Two House Republicans from Michigan break ranks to support commission on Jan. 6 insurrection

click to enlarge Pro-Trump supporters storm the U.S. Capitol on Jan. 6. - ALEX GAKOS / SHUTTERSTOCK.COM
Alex Gakos / Shutterstock.com
Pro-Trump supporters storm the U.S. Capitol on Jan. 6.

U.S. Reps. Peter Meijer and Fred Upton, of Michigan, were among 35 House Republicans who broke ranks Wednesday to support the creation of an independent commission to investigate the deadly Jan. 6 insurrection at the U.S. Capitol.

The bill passed the House 252-175, with four-fifths of Republicans opposed.

Meijer, one of just 10 Republicans who voted to impeach then-President Donald Trump in January, said the commission is crucial to “confronting” the assault on democracy and fully understanding what happened.

“The imperative to have a public, objective, fact-based investigation of the Capitol attack is not a partisan issue and should never be treated as such,” Meijer said on the floor before the vote. “A violent mob breached this building to disrupt the lawful presidential transition and threaten the lives of Vice President Pence and members of congress. That this mob attacked the capitol with the encouragement of prominent elected officials is a chilling reminder of President Reagan’s warning that ‘freedom is never more than one generation away from extinction.’”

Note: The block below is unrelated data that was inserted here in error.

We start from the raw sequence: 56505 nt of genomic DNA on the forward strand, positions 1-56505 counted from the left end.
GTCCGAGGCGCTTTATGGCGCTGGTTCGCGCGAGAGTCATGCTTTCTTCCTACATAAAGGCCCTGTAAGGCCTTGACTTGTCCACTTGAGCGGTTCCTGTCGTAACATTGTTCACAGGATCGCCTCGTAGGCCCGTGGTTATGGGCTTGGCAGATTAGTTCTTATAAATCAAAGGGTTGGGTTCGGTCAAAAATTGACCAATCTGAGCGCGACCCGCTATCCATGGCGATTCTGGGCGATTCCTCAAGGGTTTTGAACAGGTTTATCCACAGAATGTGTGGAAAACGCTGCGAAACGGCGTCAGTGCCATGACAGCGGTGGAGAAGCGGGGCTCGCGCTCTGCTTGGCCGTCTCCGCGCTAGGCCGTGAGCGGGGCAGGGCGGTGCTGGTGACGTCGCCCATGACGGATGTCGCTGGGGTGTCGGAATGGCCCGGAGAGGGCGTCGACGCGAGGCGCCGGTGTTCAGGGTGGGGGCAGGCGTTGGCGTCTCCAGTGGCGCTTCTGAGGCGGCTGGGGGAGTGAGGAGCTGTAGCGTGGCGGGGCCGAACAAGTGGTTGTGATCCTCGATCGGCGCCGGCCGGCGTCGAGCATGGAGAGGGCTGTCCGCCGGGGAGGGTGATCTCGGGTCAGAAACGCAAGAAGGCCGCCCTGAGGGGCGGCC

Under the bill, the commission "will be charged with studying the facts and circumstances of the Jan. 6 attack on the Capitol as well as the influencing factors that may have provoked the attack on our democracy" and would have the authority to issue subpoenas.

The fate of the legislation now belongs to the Senate, which needs support from at least 10 Republicans to pass. Senate Republican leader Mitch McConnell said he opposes the bill, claiming it’s partisan, even though the 10-member commission would be evenly split between Republicans and Democrats.

Meijer lamented "the active efforts" of some Republicans to “whitewash and rewrite the shameful events of that day, avoid accountability, and turn away from difficult truths.”

“If we avoid confronting what happened here just a few short months ago, we can be sure intimidation, coercion, and violence will become a defining feature of politics,” Meijer said.


The Michigan House Republicans who opposed the bill were Jack Bergman, Bill Huizenga, John Moolenaar, Tim Walberg, and Lisa McClain.

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